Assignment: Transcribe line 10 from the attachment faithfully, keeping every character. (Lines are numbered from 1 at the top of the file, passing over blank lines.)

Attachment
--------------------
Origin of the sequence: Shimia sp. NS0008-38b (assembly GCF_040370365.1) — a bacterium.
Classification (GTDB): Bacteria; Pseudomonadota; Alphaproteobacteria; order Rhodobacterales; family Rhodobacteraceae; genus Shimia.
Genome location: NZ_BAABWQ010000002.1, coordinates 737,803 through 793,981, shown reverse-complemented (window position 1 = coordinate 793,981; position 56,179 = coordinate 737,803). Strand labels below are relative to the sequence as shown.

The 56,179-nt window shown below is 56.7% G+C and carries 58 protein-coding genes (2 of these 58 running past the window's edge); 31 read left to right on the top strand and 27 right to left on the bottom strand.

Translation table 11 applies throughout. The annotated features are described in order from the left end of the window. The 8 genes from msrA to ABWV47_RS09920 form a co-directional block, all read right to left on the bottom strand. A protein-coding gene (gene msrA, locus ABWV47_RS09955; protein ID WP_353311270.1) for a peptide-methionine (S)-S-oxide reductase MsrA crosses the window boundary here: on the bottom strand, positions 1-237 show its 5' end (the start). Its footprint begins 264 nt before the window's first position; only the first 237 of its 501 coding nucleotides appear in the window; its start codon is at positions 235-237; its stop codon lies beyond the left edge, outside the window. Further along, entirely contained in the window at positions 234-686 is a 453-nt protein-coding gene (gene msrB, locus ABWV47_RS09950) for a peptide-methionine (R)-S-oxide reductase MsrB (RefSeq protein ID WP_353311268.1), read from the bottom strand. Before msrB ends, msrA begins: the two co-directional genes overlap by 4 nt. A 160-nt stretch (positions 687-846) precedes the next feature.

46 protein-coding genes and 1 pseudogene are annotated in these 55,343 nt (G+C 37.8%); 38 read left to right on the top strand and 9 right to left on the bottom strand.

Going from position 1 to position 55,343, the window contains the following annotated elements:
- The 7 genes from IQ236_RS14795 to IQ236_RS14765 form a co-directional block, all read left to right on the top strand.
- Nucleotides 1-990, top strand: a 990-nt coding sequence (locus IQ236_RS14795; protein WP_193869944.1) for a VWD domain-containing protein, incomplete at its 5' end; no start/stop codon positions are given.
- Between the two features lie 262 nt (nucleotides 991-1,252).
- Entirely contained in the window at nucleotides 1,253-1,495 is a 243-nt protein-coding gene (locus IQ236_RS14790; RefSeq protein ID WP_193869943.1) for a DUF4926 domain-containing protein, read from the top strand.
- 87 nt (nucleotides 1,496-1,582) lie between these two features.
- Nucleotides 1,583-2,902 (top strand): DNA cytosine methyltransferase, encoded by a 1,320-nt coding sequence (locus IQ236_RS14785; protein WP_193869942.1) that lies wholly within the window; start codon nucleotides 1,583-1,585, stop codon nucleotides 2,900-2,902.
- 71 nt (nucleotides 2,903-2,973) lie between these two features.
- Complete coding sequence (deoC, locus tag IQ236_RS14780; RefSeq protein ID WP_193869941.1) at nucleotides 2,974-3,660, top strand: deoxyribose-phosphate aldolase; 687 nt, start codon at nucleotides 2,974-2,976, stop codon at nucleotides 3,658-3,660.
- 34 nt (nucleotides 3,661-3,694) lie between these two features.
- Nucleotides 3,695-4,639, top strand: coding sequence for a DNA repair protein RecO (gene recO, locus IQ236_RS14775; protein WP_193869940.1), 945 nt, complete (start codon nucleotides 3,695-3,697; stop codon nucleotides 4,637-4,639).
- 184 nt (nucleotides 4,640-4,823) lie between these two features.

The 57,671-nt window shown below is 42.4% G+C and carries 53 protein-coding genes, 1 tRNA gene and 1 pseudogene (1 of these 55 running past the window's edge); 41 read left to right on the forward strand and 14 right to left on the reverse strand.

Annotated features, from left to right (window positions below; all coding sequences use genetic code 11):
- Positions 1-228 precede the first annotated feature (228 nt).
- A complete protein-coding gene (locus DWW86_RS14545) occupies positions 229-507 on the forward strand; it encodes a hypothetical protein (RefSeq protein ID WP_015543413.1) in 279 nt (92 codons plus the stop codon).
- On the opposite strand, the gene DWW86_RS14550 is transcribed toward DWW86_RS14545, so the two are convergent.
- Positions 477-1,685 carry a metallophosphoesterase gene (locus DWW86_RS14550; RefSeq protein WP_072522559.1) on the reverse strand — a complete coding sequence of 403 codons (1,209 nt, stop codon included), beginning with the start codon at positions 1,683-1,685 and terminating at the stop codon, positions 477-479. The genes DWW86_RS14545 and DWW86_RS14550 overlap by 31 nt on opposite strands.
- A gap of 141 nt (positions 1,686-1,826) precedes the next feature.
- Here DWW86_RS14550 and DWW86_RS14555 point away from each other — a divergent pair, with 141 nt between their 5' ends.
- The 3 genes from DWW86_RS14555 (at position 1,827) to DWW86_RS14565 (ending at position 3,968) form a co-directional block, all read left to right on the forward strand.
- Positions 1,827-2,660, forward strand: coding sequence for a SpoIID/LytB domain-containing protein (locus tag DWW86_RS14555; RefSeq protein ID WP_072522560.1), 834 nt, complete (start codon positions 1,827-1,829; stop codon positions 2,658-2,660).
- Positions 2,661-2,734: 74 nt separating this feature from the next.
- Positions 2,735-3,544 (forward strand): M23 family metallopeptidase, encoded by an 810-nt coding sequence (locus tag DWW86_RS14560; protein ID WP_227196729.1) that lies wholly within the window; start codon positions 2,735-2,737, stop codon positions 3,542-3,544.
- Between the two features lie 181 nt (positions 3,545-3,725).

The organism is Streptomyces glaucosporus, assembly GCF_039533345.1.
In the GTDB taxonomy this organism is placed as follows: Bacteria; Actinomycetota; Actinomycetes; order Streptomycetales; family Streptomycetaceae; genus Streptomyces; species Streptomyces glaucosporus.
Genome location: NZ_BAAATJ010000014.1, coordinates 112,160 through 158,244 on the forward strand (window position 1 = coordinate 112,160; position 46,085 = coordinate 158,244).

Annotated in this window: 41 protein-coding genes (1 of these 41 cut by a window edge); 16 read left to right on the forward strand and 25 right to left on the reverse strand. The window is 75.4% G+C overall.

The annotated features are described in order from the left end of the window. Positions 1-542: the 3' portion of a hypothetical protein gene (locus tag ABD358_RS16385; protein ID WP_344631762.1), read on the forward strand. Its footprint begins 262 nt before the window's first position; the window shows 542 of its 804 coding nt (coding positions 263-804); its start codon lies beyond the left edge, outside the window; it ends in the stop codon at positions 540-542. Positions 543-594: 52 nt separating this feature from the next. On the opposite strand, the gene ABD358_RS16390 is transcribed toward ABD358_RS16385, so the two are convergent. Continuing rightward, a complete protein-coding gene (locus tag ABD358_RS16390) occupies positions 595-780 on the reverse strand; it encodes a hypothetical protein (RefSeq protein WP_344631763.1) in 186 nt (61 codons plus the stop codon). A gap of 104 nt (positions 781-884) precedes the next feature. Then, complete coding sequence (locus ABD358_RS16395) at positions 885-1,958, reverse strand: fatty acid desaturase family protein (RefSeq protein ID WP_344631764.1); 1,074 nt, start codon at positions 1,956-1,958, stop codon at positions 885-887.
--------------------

- Between the two features lie 262 nt (nucleotides 991-1,252).